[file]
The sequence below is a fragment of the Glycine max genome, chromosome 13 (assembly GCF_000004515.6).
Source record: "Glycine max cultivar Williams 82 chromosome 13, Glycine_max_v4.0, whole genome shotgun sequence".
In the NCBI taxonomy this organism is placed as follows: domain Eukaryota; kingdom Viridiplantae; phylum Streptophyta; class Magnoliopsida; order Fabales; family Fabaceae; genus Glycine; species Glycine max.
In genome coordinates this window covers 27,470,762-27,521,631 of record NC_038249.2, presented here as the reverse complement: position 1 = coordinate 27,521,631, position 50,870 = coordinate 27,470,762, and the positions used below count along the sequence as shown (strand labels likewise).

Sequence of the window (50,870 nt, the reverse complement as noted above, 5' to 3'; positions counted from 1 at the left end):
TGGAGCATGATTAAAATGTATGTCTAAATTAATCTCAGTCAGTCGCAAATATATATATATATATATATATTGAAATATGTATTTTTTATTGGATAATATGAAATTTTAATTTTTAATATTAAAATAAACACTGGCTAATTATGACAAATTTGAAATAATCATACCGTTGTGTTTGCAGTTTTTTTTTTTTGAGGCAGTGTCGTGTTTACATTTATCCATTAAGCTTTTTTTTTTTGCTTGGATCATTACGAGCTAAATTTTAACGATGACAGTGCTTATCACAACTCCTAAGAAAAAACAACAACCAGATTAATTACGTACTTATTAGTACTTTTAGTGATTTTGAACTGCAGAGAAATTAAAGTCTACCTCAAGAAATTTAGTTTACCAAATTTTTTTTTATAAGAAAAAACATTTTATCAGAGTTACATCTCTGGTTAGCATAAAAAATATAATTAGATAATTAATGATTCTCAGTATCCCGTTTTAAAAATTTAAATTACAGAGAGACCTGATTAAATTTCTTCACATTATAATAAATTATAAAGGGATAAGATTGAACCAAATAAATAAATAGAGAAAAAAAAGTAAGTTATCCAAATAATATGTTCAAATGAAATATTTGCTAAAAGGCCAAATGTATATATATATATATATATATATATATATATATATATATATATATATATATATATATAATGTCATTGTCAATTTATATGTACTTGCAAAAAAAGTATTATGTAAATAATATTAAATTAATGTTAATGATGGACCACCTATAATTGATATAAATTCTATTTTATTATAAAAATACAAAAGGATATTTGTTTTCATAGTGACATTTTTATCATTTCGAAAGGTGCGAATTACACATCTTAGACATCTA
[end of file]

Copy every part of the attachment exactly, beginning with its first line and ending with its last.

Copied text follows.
The sequence below is a fragment of the Glycine max genome, chromosome 13 (assembly GCF_000004515.6).
Source record: "Glycine max cultivar Williams 82 chromosome 13, Glycine_max_v4.0, whole genome shotgun sequence".
In the NCBI taxonomy this organism is placed as follows: domain Eukaryota; kingdom Viridiplantae; phylum Streptophyta; class Magnoliopsida; order Fabales; family Fabaceae; genus Glycine; species Glycine max.
In genome coordinates this window covers 27,470,762-27,521,631 of record NC_038249.2, presented here as the reverse complement: position 1 = coordinate 27,521,631, position 50,870 = coordinate 27,470,762, and the positions used below count along the sequence as shown (strand labels likewise).

Sequence of the window (50,870 nt, the reverse complement as noted above, 5' to 3'; positions counted from 1 at the left end):
TGGAGCATGATTAAAATGTATGTCTAAATTAATCTCAGTCAGTCGCAAATATATATATATATATATATATTGAAATATGTATTTTTTATTGGATAATATGAAATTTTAATTTTTAATATTAAAATAAACACTGGCTAATTATGACAAATTTGAAATAATCATACCGTTGTGTTTGCAGTTTTTTTTTTTTGAGGCAGTGTCGTGTTTACATTTATCCATTAAGCTTTTTTTTTTTGCTTGGATCATTACGAGCTAAATTTTAACGATGACAGTGCTTATCACAACTCCTAAGAAAAAACAACAACCAGATTAATTACGTACTTATTAGTACTTTTAGTGATTTTGAACTGCAGAGAAATTAAAGTCTACCTCAAGAAATTTAGTTTACCAAATTTTTTTTTATAAGAAAAAACATTTTATCAGAGTTACATCTCTGGTTAGCATAAAAAATATAATTAGATAATTAATGATTCTCAGTATCCCGTTTTAAAAATTTAAATTACAGAGAGACCTGATTAAATTTCTTCACATTATAATAAATTATAAAGGGATAAGATTGAACCAAATAAATAAATAGAGAAAAAAAAGTAAGTTATCCAAATAATATGTTCAAATGAAATATTTGCTAAAAGGCCAAATGTATATATATATATATATATATATATATATATATATATATATATATATATATATATATAATGTCATTGTCAATTTATATGTACTTGCAAAAAAAGTATTATGTAAATAATATTAAATTAATGTTAATGATGGACCACCTATAATTGATATAAATTCTATTTTATTATAAAAATACAAAAGGATATTTGTTTTCATAGTGACATTTTTATCATTTCGAAAGGTGCGAATTACACATCTTAGACATCTA